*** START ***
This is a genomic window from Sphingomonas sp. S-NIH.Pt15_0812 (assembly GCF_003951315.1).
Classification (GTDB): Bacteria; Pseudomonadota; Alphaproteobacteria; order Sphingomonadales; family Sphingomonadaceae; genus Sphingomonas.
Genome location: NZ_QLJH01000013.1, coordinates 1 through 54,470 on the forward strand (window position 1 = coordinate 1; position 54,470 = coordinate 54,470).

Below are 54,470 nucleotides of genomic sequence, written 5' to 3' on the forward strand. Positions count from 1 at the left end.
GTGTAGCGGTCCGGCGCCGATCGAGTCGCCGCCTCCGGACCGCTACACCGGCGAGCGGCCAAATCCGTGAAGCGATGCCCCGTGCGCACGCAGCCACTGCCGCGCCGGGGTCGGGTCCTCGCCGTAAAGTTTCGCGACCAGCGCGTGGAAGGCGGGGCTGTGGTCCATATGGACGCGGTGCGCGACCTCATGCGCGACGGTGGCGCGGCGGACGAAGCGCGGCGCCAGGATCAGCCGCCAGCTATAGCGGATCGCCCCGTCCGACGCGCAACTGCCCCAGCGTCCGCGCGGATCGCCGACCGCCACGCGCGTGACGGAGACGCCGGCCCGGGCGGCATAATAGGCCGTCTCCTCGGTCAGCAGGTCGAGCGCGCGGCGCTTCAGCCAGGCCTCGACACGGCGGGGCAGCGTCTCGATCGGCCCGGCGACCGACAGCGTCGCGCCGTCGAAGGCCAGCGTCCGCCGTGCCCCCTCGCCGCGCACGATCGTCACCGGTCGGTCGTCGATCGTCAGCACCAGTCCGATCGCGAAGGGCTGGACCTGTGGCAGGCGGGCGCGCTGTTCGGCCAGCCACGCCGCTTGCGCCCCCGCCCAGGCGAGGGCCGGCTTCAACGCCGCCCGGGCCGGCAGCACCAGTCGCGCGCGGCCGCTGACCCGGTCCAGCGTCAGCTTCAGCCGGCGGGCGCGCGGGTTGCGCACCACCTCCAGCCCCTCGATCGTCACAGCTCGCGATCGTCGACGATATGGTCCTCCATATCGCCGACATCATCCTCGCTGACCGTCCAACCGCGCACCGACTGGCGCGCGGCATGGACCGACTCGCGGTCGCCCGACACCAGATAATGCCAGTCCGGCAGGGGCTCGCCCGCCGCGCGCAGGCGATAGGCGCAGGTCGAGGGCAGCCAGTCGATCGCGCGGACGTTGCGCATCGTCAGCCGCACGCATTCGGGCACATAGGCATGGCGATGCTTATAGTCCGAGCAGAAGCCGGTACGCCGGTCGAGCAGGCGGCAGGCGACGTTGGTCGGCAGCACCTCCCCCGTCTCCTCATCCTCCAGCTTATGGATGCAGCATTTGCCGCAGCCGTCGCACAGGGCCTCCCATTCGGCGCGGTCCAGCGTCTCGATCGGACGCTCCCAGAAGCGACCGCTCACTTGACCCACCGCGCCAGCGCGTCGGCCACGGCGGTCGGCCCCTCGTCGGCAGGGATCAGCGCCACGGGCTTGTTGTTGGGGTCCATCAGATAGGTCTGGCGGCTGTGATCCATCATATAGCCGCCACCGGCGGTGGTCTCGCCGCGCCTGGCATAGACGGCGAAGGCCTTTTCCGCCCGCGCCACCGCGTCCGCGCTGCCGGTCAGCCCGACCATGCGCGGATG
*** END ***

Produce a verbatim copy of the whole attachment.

This is a genomic window from Sphingomonas sp. S-NIH.Pt15_0812 (assembly GCF_003951315.1).
Classification (GTDB): Bacteria; Pseudomonadota; Alphaproteobacteria; order Sphingomonadales; family Sphingomonadaceae; genus Sphingomonas.
Genome location: NZ_QLJH01000013.1, coordinates 1 through 54,470 on the forward strand (window position 1 = coordinate 1; position 54,470 = coordinate 54,470).

Below are 54,470 nucleotides of genomic sequence, written 5' to 3' on the forward strand. Positions count from 1 at the left end.
GTGTAGCGGTCCGGCGCCGATCGAGTCGCCGCCTCCGGACCGCTACACCGGCGAGCGGCCAAATCCGTGAAGCGATGCCCCGTGCGCACGCAGCCACTGCCGCGCCGGGGTCGGGTCCTCGCCGTAAAGTTTCGCGACCAGCGCGTGGAAGGCGGGGCTGTGGTCCATATGGACGCGGTGCGCGACCTCATGCGCGACGGTGGCGCGGCGGACGAAGCGCGGCGCCAGGATCAGCCGCCAGCTATAGCGGATCGCCCCGTCCGACGCGCAACTGCCCCAGCGTCCGCGCGGATCGCCGACCGCCACGCGCGTGACGGAGACGCCGGCCCGGGCGGCATAATAGGCCGTCTCCTCGGTCAGCAGGTCGAGCGCGCGGCGCTTCAGCCAGGCCTCGACACGGCGGGGCAGCGTCTCGATCGGCCCGGCGACCGACAGCGTCGCGCCGTCGAAGGCCAGCGTCCGCCGTGCCCCCTCGCCGCGCACGATCGTCACCGGTCGGTCGTCGATCGTCAGCACCAGTCCGATCGCGAAGGGCTGGACCTGTGGCAGGCGGGCGCGCTGTTCGGCCAGCCACGCCGCTTGCGCCCCCGCCCAGGCGAGGGCCGGCTTCAACGCCGCCCGGGCCGGCAGCACCAGTCGCGCGCGGCCGCTGACCCGGTCCAGCGTCAGCTTCAGCCGGCGGGCGCGCGGGTTGCGCACCACCTCCAGCCCCTCGATCGTCACAGCTCGCGATCGTCGACGATATGGTCCTCCATATCGCCGACATCATCCTCGCTGACCGTCCAACCGCGCACCGACTGGCGCGCGGCATGGACCGACTCGCGGTCGCCCGACACCAGATAATGCCAGTCCGGCAGGGGCTCGCCCGCCGCGCGCAGGCGATAGGCGCAGGTCGAGGGCAGCCAGTCGATCGCGCGGACGTTGCGCATCGTCAGCCGCACGCATTCGGGCACATAGGCATGGCGATGCTTATAGTCCGAGCAGAAGCCGGTACGCCGGTCGAGCAGGCGGCAGGCGACGTTGGTCGGCAGCACCTCCCCCGTCTCCTCATCCTCCAGCTTATGGATGCAGCATTTGCCGCAGCCGTCGCACAGGGCCTCCCATTCGGCGCGGTCCAGCGTCTCGATCGGACGCTCCCAGAAGCGACCGCTCACTTGACCCACCGCGCCAGCGCGTCGGCCACGGCGGTCGGCCCCTCGTCGGCAGGGATCAGCGCCACGGGCTTGTTGTTGGGGTCCATCAGATAGGTCTGGCGGCTGTGATCCATCATATAGCCGCCACCGGCGGTGGTCTCGCCGCGCCTGGCATAGACGGCGAAGGCCTTTTCCGCCCGCGCCACCGCGTCCGCGCTGCCGGTCAGCCCGACCATGCGCGGATG